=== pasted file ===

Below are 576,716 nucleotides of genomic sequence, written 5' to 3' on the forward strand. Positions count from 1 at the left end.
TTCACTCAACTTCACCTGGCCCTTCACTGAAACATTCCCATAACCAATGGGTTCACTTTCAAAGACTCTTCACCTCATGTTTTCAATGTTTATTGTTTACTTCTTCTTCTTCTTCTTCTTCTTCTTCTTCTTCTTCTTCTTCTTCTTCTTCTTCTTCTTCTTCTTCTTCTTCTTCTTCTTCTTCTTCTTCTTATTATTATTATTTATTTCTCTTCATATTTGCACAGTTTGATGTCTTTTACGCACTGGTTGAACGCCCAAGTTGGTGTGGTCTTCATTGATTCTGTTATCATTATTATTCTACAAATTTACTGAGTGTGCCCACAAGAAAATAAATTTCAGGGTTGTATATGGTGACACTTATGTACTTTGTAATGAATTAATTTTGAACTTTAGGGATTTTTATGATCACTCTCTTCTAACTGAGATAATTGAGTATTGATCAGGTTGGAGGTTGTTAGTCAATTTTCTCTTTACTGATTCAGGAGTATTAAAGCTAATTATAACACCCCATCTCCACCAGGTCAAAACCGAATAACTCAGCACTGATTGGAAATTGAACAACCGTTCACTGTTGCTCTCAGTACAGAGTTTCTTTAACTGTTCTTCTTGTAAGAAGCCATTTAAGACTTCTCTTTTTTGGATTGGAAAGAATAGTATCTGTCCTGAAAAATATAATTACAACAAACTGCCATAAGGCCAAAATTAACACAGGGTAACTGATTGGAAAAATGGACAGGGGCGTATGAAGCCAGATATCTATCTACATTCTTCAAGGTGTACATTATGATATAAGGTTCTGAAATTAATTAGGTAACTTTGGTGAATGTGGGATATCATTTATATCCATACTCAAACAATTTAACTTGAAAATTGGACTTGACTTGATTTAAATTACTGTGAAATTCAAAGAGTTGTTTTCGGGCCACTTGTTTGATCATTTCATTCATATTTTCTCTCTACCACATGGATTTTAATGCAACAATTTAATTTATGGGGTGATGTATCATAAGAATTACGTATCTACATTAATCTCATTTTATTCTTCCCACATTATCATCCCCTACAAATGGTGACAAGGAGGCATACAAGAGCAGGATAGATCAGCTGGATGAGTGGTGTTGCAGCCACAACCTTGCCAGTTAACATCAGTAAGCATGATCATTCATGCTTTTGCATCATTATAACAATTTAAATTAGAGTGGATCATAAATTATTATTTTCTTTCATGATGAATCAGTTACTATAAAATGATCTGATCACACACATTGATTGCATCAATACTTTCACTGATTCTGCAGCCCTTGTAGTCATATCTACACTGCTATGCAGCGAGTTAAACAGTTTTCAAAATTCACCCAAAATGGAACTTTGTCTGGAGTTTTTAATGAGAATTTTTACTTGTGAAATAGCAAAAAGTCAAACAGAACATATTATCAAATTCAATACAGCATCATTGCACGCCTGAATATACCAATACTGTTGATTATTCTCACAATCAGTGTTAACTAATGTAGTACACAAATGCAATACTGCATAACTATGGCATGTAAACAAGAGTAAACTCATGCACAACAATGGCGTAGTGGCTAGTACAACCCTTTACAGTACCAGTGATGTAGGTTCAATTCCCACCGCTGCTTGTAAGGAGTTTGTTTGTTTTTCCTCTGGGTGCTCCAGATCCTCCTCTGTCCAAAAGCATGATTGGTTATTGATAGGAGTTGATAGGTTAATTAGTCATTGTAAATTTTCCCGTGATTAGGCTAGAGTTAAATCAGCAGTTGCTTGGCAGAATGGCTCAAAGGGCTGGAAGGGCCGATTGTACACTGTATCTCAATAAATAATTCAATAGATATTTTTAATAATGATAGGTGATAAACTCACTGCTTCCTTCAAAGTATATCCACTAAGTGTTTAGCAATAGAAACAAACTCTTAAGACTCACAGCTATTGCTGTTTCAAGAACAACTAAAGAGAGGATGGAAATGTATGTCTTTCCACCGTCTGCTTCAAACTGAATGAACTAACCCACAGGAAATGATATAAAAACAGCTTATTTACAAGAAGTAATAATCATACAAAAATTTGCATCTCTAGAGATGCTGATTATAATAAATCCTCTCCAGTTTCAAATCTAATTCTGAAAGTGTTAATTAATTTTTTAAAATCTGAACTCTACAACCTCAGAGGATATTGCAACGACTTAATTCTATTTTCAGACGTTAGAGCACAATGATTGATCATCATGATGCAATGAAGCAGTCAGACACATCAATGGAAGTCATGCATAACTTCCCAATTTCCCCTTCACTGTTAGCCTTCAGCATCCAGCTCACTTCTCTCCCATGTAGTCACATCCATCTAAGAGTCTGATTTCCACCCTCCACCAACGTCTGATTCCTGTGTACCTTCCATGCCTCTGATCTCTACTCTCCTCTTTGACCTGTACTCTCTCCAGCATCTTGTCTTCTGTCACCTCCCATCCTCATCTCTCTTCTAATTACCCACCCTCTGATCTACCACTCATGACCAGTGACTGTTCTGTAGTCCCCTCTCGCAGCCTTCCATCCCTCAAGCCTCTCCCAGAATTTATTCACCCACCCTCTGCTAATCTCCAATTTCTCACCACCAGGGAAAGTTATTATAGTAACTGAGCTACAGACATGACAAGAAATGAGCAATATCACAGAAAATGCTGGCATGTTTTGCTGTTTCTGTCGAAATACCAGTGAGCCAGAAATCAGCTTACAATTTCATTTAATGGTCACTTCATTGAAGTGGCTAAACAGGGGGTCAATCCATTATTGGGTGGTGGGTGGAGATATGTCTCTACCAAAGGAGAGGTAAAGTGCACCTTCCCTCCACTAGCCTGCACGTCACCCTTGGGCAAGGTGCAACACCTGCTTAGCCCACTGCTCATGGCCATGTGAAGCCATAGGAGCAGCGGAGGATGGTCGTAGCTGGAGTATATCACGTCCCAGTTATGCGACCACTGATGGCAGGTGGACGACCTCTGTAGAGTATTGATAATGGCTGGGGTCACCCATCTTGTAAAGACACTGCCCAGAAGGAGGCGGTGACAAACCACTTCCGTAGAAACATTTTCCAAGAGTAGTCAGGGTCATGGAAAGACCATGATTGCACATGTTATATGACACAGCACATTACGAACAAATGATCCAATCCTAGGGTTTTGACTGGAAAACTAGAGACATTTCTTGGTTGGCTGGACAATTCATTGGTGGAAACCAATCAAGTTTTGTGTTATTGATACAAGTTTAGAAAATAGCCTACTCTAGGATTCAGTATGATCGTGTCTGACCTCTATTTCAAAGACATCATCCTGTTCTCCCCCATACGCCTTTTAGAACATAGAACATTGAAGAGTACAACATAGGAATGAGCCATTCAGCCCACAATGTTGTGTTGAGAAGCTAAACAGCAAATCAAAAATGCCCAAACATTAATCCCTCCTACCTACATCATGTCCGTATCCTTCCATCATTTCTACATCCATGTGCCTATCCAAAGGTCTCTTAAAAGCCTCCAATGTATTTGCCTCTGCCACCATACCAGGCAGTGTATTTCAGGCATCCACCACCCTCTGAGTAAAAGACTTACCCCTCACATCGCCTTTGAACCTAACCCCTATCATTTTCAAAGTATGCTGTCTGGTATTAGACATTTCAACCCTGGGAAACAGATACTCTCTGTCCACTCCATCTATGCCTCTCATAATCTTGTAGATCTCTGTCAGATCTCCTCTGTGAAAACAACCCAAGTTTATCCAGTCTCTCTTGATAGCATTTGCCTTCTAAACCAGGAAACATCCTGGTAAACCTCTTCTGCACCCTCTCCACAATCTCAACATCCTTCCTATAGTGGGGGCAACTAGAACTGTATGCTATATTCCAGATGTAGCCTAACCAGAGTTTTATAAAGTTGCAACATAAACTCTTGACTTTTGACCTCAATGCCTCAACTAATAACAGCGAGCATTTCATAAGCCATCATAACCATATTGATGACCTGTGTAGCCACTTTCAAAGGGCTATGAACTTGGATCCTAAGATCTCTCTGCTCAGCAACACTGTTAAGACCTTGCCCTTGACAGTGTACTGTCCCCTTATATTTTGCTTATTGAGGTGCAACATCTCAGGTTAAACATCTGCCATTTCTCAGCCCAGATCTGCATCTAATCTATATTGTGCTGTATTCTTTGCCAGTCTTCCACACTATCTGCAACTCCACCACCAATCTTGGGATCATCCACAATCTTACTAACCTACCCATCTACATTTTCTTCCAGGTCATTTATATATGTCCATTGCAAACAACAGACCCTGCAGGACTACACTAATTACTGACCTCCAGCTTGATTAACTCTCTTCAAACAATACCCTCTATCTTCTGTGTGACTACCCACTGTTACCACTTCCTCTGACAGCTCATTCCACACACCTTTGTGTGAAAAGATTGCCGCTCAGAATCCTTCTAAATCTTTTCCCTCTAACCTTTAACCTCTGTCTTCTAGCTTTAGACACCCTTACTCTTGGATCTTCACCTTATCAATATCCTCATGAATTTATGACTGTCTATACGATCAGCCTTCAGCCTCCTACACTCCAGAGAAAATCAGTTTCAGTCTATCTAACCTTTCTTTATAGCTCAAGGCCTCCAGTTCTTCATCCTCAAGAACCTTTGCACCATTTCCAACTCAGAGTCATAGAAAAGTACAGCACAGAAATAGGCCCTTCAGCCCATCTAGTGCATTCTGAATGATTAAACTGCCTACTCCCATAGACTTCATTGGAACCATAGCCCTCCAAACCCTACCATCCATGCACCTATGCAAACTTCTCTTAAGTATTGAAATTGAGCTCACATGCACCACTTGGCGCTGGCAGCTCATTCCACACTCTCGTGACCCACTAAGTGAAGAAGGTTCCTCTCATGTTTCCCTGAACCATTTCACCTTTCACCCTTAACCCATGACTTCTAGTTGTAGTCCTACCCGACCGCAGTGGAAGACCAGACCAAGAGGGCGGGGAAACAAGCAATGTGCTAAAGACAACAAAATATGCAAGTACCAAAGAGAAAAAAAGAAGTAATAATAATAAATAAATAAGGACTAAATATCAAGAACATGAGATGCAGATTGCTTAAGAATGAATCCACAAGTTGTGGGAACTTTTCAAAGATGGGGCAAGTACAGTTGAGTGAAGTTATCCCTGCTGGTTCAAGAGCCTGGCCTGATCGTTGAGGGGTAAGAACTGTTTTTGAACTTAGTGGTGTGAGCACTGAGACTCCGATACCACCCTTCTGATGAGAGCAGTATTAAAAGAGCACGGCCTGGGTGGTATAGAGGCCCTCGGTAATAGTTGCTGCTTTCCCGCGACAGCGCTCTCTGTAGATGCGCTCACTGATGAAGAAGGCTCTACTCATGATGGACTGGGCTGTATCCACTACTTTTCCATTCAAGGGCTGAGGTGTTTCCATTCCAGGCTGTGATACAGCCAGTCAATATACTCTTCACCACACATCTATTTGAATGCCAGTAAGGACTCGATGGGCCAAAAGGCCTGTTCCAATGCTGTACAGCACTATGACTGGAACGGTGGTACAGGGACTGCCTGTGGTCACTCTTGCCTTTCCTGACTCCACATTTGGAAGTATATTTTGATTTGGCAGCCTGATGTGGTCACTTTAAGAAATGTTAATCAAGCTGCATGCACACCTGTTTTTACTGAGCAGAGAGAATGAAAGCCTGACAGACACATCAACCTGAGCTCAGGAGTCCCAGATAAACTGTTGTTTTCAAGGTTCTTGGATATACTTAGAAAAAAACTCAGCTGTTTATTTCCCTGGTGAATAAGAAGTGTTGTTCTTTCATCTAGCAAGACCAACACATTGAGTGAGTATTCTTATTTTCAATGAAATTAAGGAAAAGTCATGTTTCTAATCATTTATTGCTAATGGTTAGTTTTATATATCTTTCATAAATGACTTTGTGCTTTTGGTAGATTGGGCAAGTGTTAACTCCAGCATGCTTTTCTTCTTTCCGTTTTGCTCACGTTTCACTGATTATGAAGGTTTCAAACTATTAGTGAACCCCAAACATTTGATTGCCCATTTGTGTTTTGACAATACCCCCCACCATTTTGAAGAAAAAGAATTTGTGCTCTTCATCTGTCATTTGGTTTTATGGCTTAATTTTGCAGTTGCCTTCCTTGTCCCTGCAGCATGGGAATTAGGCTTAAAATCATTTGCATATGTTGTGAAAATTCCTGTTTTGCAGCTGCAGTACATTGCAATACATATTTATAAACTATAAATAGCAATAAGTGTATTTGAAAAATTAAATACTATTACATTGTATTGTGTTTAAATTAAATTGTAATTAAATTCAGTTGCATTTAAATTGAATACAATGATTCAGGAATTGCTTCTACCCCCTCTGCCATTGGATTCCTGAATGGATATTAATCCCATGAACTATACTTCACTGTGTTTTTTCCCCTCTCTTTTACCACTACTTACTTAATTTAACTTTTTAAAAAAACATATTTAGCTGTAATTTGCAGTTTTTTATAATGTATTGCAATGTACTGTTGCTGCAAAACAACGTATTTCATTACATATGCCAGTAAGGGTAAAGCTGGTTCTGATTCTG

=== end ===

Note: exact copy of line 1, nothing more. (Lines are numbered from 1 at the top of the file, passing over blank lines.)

Below are 576,716 nucleotides of genomic sequence, written 5' to 3' on the forward strand. Positions count from 1 at the left end.